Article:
Georges Braque, painter and French cubism artist

The French painter and sculptor Georges Braque is, along with Pablo Picasso, one of the founding fathers of the 20th Century modern art movement of cubism. He is best known for his contribution in developing cubism, and although he never gained as much popularity as his artistic partner, is considered by art historians as a unique voice.

Braque was born in Argenteuil-sur-Seine, France, and was originally destined to become a house decorator in Le Havre – the family trade. He apprenticed under his father during the day, and studied painting at the École des Beaux-Arts in Le Havre in the evenings. Upon moving to Paris to continue his apprenticeship, Braque moved onto painting full-time, and choosing to remain there indefinitely.

Braque’s early works were impressionistic, following the techniques of those like Monet and Manet, but soon he was caught up in the new movements of modern art. Fauvism, the unrealistically colorful style of Matisse, became a major influence on Braque’s work, as did the work of Cezanne. By 1909, Braque began working with Pablo Picasso, with whom he shared an interest in light, geometry, and taking painterly techniques of perspective and condensing them into a cube.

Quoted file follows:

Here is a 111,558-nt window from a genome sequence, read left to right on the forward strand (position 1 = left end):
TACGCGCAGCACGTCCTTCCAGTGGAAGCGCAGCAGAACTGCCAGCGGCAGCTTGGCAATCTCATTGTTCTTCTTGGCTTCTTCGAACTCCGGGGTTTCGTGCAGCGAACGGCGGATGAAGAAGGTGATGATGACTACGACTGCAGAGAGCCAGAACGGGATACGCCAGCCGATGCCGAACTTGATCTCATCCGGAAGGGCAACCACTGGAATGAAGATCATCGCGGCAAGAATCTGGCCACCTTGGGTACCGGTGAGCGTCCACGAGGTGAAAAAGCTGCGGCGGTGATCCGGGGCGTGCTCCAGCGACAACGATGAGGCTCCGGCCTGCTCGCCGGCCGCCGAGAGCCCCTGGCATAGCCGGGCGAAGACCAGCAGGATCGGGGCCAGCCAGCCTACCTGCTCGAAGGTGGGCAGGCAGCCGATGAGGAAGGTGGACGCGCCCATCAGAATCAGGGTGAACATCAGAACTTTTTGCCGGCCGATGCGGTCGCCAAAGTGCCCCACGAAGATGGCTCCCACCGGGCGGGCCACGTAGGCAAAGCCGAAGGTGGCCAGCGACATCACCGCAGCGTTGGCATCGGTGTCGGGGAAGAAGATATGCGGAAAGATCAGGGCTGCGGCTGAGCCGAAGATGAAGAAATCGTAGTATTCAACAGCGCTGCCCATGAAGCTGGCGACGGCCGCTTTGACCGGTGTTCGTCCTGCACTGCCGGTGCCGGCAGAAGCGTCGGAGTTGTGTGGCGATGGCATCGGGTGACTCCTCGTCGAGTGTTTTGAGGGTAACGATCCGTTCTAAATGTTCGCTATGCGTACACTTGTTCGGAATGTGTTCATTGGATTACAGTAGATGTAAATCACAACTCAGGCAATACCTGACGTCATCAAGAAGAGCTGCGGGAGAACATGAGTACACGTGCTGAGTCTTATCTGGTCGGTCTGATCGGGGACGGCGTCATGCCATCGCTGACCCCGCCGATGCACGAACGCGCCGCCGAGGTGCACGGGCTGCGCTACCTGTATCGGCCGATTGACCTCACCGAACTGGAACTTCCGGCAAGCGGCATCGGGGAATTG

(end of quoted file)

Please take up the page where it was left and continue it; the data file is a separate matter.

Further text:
Braque and Picasso worked closely together for several years, so much so that it is still easy to mistake a Braque for Picasso and vice versa. A popular tale exists where Picasso admits that he even had a hard time distinguishing whether a painting was his or Braque’s.

The collaboration ended in 1914, when Braque was enlisted into the French Army during World War 1. Braque was wounded during the war, and upon his return turned away from cubism to focus on his own style. Although he maintained a low-profile (comparatively to Picasso), he continued to paint until his death at the ripe age of 81.

Some of his famous works:

Terrace of Hotel Mistral (1907) – The influence of Fauvism – the bright, incongruous colors, is clear here, but as this is the year of the Cezanne retrospective in Paris, perhaps it shows a little of that master impressionist. (picture is copyright - see it HERE)

Woman with a Guitar (1913) – I have heard many people remark what an important Picasso this is. It’s not. It’s a Braque. (picture is copyright - see it HERE)

Le Jour (1929) – Braque is definitely on his own path by this point – but his early influences and his technique create a wildly vivid, highly contrasting piece of work. (picture is copyright - see it HERE)